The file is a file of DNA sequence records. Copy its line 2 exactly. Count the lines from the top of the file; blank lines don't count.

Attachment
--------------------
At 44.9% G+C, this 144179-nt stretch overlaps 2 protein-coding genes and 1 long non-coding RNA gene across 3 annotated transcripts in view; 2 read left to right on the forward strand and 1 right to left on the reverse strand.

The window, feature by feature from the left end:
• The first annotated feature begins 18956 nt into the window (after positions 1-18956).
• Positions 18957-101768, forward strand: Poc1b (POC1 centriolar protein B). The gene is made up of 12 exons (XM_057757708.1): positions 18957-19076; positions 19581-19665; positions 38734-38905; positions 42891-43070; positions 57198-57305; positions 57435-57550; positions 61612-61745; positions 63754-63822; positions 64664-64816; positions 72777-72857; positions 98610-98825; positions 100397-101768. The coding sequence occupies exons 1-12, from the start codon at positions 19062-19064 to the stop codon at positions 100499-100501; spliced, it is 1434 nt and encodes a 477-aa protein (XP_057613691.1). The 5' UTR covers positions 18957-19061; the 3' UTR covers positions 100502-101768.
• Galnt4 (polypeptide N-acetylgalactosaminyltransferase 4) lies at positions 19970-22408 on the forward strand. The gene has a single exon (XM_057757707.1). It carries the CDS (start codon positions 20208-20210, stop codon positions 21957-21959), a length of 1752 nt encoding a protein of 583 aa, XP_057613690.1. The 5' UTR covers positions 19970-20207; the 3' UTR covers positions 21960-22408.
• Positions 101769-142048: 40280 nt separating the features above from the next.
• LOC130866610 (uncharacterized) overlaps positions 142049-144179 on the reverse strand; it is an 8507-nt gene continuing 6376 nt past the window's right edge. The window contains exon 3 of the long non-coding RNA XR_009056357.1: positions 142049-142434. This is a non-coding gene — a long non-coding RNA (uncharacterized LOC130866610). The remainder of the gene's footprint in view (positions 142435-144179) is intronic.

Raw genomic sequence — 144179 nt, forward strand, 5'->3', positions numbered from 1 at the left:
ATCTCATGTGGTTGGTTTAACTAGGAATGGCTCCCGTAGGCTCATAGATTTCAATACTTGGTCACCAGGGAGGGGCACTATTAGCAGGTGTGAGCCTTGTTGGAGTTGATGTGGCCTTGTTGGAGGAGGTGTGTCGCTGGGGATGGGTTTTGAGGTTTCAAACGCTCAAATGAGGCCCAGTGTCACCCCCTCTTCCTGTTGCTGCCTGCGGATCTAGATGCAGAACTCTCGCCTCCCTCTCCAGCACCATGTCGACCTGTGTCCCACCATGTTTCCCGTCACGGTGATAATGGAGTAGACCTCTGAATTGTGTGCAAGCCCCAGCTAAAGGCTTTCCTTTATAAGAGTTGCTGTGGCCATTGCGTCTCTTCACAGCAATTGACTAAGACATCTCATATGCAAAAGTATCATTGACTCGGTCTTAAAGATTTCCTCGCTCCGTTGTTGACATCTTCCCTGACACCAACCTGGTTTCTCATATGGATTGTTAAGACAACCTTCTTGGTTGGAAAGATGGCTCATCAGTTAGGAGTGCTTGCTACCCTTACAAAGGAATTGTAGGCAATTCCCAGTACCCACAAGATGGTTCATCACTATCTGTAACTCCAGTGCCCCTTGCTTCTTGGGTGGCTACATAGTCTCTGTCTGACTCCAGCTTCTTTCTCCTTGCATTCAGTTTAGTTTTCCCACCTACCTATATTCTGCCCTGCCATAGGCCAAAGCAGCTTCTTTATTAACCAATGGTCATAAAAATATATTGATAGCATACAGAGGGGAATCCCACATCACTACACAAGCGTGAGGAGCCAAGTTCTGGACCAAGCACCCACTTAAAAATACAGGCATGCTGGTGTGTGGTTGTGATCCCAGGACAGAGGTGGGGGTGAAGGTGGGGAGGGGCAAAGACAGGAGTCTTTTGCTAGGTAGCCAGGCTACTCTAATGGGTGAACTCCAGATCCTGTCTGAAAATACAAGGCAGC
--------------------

The window, feature by feature from the left end: